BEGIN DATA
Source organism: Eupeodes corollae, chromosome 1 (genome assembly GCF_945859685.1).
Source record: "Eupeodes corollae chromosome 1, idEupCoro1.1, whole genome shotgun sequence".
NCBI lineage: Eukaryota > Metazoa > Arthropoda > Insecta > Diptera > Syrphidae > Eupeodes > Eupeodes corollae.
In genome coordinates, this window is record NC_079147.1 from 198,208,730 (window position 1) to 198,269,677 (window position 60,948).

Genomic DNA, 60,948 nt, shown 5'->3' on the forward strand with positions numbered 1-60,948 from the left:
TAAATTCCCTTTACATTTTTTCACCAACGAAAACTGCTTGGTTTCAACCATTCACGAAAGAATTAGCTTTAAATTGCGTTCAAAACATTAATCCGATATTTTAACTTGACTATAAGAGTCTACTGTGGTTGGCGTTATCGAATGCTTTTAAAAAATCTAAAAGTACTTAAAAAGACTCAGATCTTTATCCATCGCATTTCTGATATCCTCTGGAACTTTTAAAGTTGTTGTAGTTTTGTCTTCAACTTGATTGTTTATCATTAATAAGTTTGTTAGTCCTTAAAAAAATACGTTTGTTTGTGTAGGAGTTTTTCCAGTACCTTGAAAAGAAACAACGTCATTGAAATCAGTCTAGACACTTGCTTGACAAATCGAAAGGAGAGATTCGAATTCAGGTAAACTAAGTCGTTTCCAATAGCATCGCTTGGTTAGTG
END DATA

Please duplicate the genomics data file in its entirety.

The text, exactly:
Source organism: Eupeodes corollae, chromosome 1 (genome assembly GCF_945859685.1).
Source record: "Eupeodes corollae chromosome 1, idEupCoro1.1, whole genome shotgun sequence".
NCBI lineage: Eukaryota > Metazoa > Arthropoda > Insecta > Diptera > Syrphidae > Eupeodes > Eupeodes corollae.
In genome coordinates, this window is record NC_079147.1 from 198,208,730 (window position 1) to 198,269,677 (window position 60,948).

Genomic DNA, 60,948 nt, shown 5'->3' on the forward strand with positions numbered 1-60,948 from the left:
TAAATTCCCTTTACATTTTTTCACCAACGAAAACTGCTTGGTTTCAACCATTCACGAAAGAATTAGCTTTAAATTGCGTTCAAAACATTAATCCGATATTTTAACTTGACTATAAGAGTCTACTGTGGTTGGCGTTATCGAATGCTTTTAAAAAATCTAAAAGTACTTAAAAAGACTCAGATCTTTATCCATCGCATTTCTGATATCCTCTGGAACTTTTAAAGTTGTTGTAGTTTTGTCTTCAACTTGATTGTTTATCATTAATAAGTTTGTTAGTCCTTAAAAAAATACGTTTGTTTGTGTAGGAGTTTTTCCAGTACCTTGAAAAGAAACAACGTCATTGAAATCAGTCTAGACACTTGCTTGACAAATCGAAAGGAGAGATTCGAATTCAGGTAAACTAAGTCGTTTCCAATAGCATCGCTTGGTTAGTG